Monday 3 June, 3pm

Tipping Technologies

LPAC Studio 1

Olivia Yip (Hong Kong Design Institute)

‘Investigation Digital Heritage: Exhibiting Qing Emperor’s Wedding with Digital Conductive Wall’

Abstract

Project Background: Back in 2016, Hong Kong Design Institute (HKDI) was jointly collaborated with Leisure and Cultural Services Department, The Palace Museum, Hong Kong Heritage Museum and The Hong Kong Jockey Club Charities Trust to develop an exhibition, namely Ceremony and Celebration, The Grand Weddings of the Qing Emperors. In the project, HKDI has recreated an animated short film about the grand scenario of Qing emperors’ wedding. This project marked the first time HKDI has put so much effort to capture the cultural atmosphere through graphic design, animation and digital editing. The overall feedback is marvelous, as audience could gain an experience to witnessing the grand wedding ceremony and learn about various rituals through different stages of the ceremony. Project Summary:The emperor’s wedding was officially referred to as Grand Wedding (dahun) to differentiate it from hose of his subjects. It ranked among state ceremonies. Only emperors who ascended the throne before reaching adulthood had the privilege of holding grand weddings within the precincts of the imperial palace. Of the ten emperors successively ruling over China after the Manchu’s entry to the Central Plain, only four emperors, namely Shunzhi, Kangxi, Tongzhi and Guangxu had their grand weddings held inside the Forbidden City. The grand wedding as a state ceremony demanded great pomp and solemnity. The rituals of the grand weddings of the Qing dynasty were extremely elaborate, adopting mainstream marriage rites passed down through Chinese history as well as incorporating customs of the ruling Manchus. Through the Grand Weddings, the unexcelled prestige and extravagance of the imperial house were demonstrated, and the sublime authority of the sovereign was manifested.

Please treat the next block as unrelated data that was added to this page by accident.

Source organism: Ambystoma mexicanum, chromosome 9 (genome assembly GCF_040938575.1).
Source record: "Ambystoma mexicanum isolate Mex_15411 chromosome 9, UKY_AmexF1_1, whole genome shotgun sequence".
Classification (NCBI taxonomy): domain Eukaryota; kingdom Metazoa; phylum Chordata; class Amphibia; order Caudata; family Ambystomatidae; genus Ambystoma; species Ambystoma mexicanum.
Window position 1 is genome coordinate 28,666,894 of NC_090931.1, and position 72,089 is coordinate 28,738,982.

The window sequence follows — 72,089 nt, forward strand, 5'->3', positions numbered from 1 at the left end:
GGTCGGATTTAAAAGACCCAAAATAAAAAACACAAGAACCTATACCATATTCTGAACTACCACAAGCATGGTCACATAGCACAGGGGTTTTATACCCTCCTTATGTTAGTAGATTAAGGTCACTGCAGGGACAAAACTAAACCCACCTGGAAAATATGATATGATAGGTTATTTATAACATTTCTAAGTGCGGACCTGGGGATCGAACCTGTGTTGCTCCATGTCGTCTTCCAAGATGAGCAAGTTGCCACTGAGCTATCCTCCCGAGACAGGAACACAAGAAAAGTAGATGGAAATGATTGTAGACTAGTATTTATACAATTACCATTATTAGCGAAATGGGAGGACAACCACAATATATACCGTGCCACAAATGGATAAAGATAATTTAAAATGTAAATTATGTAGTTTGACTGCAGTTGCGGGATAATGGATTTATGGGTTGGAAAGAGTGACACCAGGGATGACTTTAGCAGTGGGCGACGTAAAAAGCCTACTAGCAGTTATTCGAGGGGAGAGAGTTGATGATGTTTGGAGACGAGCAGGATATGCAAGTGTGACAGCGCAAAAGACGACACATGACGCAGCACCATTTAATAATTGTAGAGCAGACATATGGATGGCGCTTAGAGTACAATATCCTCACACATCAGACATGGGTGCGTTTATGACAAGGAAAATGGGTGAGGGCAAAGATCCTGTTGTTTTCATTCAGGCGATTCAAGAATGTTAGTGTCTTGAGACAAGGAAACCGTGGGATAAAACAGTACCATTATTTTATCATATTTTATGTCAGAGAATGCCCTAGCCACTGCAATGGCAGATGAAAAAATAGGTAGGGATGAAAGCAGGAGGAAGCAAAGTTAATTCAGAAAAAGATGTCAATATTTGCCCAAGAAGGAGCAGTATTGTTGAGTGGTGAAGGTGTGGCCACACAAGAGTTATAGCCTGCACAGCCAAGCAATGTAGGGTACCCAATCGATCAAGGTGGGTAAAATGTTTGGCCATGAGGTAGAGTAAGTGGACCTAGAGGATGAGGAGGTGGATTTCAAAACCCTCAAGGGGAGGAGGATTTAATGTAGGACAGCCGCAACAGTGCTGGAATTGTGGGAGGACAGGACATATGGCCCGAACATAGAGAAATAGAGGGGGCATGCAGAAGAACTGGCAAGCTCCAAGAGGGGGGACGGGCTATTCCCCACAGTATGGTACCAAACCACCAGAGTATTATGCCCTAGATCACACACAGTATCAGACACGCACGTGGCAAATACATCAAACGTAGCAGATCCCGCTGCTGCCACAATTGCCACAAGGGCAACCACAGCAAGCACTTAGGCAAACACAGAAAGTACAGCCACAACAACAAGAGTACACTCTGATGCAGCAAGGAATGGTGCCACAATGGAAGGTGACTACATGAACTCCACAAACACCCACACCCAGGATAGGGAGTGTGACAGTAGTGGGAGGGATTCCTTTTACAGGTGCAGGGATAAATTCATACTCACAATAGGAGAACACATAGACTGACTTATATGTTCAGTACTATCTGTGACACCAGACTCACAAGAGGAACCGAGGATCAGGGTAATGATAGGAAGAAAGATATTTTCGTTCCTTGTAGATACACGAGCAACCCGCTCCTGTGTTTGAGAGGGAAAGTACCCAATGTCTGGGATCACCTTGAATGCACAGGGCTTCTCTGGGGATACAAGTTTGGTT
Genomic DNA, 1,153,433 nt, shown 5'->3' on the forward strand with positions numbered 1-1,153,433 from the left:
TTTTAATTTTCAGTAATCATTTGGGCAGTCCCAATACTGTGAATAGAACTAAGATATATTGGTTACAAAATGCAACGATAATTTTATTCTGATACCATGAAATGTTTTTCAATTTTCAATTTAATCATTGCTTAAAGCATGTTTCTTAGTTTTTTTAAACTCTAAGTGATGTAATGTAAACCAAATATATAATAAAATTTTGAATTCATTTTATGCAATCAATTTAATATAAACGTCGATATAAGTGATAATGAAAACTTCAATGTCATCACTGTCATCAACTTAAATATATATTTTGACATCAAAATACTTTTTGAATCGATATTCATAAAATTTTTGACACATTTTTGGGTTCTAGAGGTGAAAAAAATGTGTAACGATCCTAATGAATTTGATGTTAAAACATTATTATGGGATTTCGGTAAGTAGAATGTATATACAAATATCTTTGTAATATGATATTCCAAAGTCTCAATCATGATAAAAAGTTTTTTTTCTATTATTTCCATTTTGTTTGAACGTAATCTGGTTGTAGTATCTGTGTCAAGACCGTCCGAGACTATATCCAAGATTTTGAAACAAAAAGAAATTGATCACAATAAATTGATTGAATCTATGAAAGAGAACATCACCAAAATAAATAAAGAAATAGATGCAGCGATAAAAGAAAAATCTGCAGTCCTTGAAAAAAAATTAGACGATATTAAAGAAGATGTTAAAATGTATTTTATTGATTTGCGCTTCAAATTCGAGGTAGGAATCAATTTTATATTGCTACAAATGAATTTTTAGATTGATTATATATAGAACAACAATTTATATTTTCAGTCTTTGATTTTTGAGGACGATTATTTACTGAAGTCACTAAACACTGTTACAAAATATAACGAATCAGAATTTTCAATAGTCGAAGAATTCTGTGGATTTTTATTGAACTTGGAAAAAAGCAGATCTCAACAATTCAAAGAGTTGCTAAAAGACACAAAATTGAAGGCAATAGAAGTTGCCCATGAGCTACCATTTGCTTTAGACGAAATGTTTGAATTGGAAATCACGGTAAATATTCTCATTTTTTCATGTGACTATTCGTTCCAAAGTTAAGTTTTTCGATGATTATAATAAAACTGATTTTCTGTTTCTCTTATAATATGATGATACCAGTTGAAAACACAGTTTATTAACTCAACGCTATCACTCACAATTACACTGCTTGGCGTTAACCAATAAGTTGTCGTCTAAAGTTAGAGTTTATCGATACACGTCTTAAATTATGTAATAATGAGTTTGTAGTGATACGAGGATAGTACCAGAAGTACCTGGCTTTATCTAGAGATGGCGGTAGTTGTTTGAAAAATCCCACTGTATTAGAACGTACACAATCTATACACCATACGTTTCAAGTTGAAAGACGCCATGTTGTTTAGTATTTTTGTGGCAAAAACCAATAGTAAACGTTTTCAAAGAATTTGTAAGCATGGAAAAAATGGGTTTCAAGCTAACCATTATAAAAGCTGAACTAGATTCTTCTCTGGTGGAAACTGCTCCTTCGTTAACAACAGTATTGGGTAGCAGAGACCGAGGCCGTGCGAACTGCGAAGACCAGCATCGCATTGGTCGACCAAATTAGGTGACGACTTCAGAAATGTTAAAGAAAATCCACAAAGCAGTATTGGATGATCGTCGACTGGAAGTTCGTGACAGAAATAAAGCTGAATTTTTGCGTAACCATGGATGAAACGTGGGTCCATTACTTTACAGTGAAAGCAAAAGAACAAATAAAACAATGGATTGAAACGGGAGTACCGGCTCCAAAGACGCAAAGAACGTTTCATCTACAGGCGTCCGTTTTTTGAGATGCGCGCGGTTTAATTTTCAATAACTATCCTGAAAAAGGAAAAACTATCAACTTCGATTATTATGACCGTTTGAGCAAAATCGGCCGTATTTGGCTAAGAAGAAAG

Olivia Yip

Dr Olivia Yip

Associate Director

Hong Kong Design Institute

Dr Olivia Wai Ka Yip, Lecturer, Department of Communication Design and Digital Media, Hong Kong Design Institute, Vocational Training Council. Dr Yip devotes herself to working as the Associate Director of HKDI Media Lab which is designed to be a hub to nurture and enhance integrated development of innovative ideas and media technologies for applied research, professional training and industry application. HKDI as a member institution of VTC, is committed to nurturing design talents for the long-term development of creative industries and promoting design technology as a mainstream choice of education and profession.

Maniyarasan Rajendran (C.A.R.E, Centre for Applied Research and Education)

‘Representing intangible cultural heritage of Madurai’s Chithirai festival, India’

Abstract